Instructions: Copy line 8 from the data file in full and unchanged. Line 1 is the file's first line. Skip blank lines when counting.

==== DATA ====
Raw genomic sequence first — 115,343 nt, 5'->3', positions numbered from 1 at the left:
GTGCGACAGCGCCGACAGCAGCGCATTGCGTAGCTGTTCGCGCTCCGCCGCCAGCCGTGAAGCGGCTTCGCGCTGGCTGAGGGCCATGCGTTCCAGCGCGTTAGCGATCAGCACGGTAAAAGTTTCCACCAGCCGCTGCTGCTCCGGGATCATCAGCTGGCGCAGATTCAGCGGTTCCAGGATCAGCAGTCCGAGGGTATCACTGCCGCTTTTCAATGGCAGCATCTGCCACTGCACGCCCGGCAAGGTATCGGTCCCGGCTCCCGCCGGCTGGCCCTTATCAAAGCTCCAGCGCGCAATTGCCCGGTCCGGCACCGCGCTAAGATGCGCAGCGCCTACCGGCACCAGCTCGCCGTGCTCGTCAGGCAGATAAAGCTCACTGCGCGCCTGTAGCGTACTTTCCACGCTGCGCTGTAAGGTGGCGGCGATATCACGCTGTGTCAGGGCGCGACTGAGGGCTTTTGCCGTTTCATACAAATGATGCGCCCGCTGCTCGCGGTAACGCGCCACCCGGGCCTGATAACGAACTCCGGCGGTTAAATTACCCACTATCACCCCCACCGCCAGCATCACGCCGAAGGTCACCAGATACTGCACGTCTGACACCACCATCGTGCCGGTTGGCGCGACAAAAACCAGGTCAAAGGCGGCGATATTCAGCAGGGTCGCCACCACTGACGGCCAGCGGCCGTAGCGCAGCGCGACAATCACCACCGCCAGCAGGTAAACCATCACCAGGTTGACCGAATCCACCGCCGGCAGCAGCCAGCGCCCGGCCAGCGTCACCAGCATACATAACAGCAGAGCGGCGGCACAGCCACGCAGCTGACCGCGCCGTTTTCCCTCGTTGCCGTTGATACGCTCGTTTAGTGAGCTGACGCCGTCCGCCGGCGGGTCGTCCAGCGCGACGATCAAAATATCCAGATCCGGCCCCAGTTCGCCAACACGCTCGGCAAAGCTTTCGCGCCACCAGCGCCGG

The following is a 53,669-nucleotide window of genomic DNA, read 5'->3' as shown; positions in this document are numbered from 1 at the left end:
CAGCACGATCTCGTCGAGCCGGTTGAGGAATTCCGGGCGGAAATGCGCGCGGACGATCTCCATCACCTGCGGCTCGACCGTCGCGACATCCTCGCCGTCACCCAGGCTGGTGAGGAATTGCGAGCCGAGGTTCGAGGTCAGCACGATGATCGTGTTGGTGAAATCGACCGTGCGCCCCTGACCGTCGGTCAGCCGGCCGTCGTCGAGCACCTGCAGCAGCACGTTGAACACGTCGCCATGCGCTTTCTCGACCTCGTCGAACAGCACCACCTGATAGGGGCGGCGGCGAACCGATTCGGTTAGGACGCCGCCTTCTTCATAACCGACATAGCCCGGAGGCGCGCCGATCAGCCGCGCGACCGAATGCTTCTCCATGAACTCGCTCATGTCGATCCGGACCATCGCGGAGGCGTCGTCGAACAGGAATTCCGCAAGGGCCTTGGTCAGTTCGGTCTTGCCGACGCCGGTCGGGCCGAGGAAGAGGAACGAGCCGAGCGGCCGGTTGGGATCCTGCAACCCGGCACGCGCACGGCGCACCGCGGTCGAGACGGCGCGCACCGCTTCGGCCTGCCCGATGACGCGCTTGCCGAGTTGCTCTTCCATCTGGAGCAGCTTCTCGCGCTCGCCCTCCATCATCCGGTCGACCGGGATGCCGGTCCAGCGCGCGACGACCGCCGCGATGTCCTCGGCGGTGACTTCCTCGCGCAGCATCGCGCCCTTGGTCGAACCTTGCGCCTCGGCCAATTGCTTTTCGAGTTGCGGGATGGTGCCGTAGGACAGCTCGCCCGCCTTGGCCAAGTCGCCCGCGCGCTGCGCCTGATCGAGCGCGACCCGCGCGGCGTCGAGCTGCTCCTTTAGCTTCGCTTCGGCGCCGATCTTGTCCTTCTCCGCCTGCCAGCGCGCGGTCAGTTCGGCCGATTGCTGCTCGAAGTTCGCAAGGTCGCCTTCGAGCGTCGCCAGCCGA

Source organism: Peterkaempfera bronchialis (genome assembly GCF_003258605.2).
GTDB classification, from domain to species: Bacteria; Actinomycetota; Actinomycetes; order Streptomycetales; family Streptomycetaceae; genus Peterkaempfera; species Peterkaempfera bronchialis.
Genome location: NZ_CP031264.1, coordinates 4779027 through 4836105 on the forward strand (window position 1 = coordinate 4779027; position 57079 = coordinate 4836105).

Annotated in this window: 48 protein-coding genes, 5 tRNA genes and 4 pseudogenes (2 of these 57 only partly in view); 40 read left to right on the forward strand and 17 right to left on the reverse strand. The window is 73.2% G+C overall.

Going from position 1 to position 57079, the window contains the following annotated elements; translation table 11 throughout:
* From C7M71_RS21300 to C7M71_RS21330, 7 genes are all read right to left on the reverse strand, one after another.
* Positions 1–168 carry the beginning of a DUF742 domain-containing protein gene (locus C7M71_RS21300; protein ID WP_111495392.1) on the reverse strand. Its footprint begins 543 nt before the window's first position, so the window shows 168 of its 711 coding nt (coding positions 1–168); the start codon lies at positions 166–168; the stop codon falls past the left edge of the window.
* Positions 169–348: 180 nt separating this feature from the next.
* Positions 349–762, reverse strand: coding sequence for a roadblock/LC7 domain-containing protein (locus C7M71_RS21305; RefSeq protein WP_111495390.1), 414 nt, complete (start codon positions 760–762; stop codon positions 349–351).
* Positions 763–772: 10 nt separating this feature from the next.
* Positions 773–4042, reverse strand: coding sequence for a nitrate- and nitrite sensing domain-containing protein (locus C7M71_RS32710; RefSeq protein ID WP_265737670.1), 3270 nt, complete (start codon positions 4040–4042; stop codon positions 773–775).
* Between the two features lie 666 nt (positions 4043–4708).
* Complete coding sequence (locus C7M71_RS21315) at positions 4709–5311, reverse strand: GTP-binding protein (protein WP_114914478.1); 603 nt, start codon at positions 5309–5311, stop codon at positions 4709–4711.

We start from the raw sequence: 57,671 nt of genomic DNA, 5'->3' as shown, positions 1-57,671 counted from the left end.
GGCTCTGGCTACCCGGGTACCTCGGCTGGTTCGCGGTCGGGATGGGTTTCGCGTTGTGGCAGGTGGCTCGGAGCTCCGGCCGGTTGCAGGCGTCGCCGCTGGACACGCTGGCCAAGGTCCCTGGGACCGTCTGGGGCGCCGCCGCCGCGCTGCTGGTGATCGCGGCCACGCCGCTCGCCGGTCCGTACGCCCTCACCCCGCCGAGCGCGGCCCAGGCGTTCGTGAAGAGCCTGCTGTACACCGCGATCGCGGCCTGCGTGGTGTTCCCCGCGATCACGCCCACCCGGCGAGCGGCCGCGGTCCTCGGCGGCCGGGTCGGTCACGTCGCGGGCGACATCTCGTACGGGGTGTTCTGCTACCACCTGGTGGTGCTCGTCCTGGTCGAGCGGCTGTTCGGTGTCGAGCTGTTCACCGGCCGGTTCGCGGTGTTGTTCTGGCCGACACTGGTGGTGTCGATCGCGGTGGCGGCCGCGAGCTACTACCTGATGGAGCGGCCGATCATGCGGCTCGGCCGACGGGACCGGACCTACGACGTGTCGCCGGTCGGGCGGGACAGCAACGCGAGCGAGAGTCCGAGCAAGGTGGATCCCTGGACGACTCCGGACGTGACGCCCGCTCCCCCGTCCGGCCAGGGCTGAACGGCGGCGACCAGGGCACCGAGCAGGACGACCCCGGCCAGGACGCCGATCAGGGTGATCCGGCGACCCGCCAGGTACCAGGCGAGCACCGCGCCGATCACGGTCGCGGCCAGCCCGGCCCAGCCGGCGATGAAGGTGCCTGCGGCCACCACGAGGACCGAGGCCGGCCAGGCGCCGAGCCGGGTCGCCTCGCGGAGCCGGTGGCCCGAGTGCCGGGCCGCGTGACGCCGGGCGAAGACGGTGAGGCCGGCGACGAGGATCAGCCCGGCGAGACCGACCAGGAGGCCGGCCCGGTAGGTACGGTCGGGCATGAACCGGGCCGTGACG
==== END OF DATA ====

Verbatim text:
Annotated in this window: 48 protein-coding genes, 5 tRNA genes and 4 pseudogenes (2 of these 57 only partly in view); 40 read left to right on the forward strand and 17 right to left on the reverse strand. The window is 73.2% G+C overall.